Thursday, December 20, 2012

Writing 101: Quit Making Up Words

There are so many words in the English language, it's not even possible to count them all. This is how I know there is absolutely no reason whatsoever for you to make up any more of them. As a self-published author, this is something you just cannot do, and I'll explain why. 


Neologisms, Portmanteaus and Other Stuff You Should Avoid

Making up new words has become a trendy activity, oddly enough. This may be due to the fact that so many people have trouble correctly using the ones we've already got. You might have all sorts of reasons for using neologisms, new words or brand-new uses for words, in your books. You might think it's cute to create portmanteaus, words that have been shoved together to create new meanings. You might really feel the spirit of creativity. You might, in fact, be channeling the spirit of the great Lewis Carroll himself, the man who wrote Alice's Adventures in Wonderland and coined quite a few new words. 

Edit them out of the book. Here's what you do instead: write them down. Save them, file them away. If you can't wait, debut them on Twitter or Facebook. Don't put them in your book for one reason: people are going to think it's a mistake. You're a self-published author, so you're already under a microscope. There are always going to be readers who think you aren't a "real" author, who shun you and your books. Others will search twice as hard for mistakes and stuff to hate. So don't make up your own words, and give them a reason to tell other readers that you're no good.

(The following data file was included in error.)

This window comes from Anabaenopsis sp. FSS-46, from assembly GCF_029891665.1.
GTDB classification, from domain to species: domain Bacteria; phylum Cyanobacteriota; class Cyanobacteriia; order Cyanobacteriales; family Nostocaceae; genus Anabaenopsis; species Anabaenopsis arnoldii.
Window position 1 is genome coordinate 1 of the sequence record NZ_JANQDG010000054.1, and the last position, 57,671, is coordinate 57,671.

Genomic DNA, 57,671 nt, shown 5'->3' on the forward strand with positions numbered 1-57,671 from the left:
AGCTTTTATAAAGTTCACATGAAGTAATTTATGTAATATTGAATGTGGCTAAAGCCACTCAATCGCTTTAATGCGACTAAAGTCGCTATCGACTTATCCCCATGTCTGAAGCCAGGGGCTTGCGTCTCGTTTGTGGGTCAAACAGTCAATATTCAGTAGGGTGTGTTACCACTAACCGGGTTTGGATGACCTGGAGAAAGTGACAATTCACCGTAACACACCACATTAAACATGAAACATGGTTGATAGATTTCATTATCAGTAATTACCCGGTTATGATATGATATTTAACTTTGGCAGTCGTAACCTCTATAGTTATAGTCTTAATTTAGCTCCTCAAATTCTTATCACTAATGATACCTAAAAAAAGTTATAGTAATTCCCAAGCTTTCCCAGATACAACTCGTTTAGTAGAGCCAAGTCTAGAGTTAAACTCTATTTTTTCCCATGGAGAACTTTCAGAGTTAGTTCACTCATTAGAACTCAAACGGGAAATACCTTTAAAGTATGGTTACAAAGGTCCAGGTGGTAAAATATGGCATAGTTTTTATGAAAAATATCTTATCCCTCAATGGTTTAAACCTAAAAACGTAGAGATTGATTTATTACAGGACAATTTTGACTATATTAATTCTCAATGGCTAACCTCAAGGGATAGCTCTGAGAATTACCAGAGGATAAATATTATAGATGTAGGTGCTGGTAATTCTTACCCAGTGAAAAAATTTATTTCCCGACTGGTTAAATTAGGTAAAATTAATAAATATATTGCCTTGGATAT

You can always save your words for when you hit the big time, after your trilogy blows up and becomes bigger than Fifty Shades of Grey. And once you do, and you unveil your new words, you just may become part of the lexicon. Carroll invented the word smog after he shoved together smoke and fog. Frenemy, a combination of friend and enemy, is widely-used, as are made-up words like craptacular and fantabulous. Cheeseburger is perhaps the best example of a word that was just two words shoved together, a made-up thing, that's now accepted as proper English by one and all.

As a writer, part of your job might be to make up words. But it's also your job to learn how to use the ones we've already got. Chances are extremely high that there's a word to describe exactly what you want to write, and you don't need to make anything up to get there. Instead of making your readers think that you just don't know what you're doing as a self-published author, choose all the right words and prove them wrong. You can make up words later, because there are always more books to write.

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2 comments:

  1. This is so true. My co-author and I discuss this often. We are writing near-future science fiction, so it stands to reason that there is new slang in the future. However, we are very careful to use old words in new ways, rather than make up words. We want the reader to think "new" rather than "typo."

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  2. That's a clever way of doing it! Thanks for the tip.

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